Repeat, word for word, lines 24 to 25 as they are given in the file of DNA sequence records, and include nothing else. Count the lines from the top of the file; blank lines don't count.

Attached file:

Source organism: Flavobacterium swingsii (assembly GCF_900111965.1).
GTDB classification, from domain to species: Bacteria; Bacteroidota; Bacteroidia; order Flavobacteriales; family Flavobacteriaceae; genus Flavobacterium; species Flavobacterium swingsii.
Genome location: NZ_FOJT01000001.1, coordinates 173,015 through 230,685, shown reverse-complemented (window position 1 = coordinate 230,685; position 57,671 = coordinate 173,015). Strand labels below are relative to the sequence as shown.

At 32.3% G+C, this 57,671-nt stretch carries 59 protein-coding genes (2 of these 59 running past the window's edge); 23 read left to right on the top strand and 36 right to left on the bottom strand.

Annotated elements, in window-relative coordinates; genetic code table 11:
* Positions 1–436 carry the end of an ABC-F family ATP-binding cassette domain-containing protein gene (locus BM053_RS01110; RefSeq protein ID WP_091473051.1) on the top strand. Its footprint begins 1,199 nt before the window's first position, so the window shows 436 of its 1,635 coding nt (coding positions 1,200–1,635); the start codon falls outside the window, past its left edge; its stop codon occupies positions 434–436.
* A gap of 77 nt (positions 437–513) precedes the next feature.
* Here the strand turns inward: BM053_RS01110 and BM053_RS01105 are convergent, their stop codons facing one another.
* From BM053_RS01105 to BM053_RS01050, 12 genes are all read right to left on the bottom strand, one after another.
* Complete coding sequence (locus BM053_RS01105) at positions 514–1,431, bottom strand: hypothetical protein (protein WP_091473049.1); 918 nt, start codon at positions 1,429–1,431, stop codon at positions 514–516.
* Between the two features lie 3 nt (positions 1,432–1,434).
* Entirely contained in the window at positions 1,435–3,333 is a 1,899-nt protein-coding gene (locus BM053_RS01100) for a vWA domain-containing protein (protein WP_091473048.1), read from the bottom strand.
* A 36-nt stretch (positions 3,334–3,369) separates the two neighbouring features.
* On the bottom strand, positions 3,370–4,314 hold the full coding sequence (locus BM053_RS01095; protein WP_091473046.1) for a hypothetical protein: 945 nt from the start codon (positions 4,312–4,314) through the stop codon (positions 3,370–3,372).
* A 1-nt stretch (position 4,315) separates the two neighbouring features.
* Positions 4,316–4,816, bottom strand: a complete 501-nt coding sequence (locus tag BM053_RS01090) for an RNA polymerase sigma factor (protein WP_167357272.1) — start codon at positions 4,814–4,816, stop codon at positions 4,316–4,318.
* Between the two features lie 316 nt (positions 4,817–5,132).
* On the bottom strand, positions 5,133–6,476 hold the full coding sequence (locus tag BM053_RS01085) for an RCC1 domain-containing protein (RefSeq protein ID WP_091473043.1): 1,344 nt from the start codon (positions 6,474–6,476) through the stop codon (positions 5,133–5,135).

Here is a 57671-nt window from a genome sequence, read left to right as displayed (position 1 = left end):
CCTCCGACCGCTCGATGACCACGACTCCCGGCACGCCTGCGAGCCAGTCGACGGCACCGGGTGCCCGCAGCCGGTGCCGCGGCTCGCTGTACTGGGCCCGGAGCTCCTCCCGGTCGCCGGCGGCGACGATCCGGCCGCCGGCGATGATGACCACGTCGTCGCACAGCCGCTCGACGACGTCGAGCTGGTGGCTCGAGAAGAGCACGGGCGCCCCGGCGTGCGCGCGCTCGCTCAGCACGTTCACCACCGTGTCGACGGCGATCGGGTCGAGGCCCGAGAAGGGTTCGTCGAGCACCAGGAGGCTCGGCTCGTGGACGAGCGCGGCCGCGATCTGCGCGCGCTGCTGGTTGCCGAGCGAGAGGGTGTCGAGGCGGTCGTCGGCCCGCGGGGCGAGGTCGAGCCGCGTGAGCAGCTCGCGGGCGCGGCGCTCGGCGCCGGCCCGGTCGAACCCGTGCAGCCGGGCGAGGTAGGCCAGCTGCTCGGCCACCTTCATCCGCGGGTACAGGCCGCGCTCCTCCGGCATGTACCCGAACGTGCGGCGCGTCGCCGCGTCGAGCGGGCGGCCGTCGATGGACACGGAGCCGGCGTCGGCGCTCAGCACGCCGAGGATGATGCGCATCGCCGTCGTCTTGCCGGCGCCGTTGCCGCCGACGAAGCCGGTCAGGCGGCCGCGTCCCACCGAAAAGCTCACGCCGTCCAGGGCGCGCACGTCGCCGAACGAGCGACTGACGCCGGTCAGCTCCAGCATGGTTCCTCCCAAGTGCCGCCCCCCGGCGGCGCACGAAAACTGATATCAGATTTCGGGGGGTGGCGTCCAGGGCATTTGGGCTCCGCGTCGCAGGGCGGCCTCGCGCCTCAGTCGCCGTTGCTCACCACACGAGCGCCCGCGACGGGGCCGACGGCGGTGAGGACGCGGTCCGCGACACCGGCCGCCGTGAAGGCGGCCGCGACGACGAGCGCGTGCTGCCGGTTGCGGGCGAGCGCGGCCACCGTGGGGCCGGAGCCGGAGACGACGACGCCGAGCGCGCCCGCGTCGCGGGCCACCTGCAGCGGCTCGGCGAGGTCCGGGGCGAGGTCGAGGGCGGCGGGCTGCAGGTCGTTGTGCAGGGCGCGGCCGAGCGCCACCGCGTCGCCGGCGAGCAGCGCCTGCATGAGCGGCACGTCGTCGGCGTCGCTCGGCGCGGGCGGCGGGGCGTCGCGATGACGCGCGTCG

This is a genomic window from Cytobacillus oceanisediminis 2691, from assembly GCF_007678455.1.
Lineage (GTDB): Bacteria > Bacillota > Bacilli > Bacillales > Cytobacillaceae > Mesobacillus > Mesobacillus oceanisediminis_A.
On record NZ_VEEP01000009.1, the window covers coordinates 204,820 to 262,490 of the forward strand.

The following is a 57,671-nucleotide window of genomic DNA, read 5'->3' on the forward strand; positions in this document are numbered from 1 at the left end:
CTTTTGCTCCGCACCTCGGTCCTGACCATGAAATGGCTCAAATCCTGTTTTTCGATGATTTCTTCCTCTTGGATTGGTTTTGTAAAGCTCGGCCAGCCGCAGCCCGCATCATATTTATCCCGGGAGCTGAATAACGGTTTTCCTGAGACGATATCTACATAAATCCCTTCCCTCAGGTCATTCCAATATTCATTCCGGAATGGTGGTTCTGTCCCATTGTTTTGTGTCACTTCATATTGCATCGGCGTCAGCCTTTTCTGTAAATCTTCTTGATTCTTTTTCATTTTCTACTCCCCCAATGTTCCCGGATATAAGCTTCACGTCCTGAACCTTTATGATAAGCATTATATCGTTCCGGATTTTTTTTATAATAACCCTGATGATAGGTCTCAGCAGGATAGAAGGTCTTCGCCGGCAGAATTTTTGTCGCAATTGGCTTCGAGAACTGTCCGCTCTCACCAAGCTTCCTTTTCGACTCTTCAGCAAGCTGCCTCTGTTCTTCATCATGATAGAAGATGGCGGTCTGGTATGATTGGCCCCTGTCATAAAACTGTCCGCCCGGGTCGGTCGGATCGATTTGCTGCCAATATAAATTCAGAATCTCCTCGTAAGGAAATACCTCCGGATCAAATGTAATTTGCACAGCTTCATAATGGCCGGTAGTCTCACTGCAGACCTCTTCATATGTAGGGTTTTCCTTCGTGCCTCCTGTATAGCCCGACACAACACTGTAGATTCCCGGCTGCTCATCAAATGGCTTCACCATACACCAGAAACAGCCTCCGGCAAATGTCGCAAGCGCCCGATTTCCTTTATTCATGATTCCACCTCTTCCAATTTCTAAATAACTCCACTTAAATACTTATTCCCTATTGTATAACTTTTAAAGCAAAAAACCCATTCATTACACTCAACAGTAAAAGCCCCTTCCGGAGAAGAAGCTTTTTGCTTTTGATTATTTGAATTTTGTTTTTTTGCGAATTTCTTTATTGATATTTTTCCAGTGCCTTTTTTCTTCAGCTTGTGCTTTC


The following is a 57,671-nucleotide window of genomic DNA, read 5'->3' on the forward strand; positions in this document are numbered from 1 at the left end:
CTTTTGCTCCGCACCTCGGTCCTGACCATGAAATGGCTCAAATCCTGTTTTTCGATGATTTCTTCCTCTTGGATTGGTTTTGTAAAGCTCGGCCAGCCGCAGCCCGCATCATATTTATCCCGGGAGCTGAATAACGGTTTTCCTGAGACGATATCTACATAAATCCCTTCCCTCAGGTCATTCCAATATTCATTCCGGAATGGTGGTTCTGTCCCATTGTTTTGTGTCACTTCATATTGCATCGGCGTCAGCCTTTTCTGTAAATCTTCTTGATTCTTTTTCATTTTCTACTCCCCCAATGTTCCCGGATATAAGCTTCACGTCCTGAACCTTTATGATAAGCATTATATCGTTCCGGATTTTTTTTATAATAACCCTGATGATAGGTCTCAGCAGGATAGAAGGTCTTCGCCGGCAGAATTTTTGTCGCAATTGGCTTCGAGAACTGTCCGCTCTCACCAAGCTTCCTTTTCGACTCTTCAGCAAGCTGCCTCTGTTCTTCATCATGATAGAAGATGGCGGTCTGGTATGATTGGCCCCTGTCATAAAACTGTCCGCCCGGGTCGGTCGGATCGATTTGCTGCCAATATAAATTCAGAATCTCCTCGTAAGGAAATACCTCCGGATCAAATGTAATTTGCACAGCTTCATAATGGCCGGTAGTCTCACTGCAGACCTCTTCATATGTAGGGTTTTCCTTCGTGCCTCCTGTATAGCCCGACACAACACTGTAGATTCCCGGCTGCTCATCAAATGGCTTCACCATACACCAGAAACAGCCTCCGGCAAATGTCGCAAGCGCCCGATTTCCTTTATTCATGATTCCACCTCTTCCAATTTCTAAATAACTCCACTTAAATACTTATTCCCTATTGTATAACTTTTAAAGCAAAAAACCCATTCATTACACTCAACAGTAAAAGCCCCTTCCGGAGAAGAAGCTTTTTGCTTTTGATTATTTGAATTTTGTTTTTTTGCGAATTTCTTTATTGATATTTTTCCAGTGCCTTTTTTCTTCAGCTTGTGCTTTC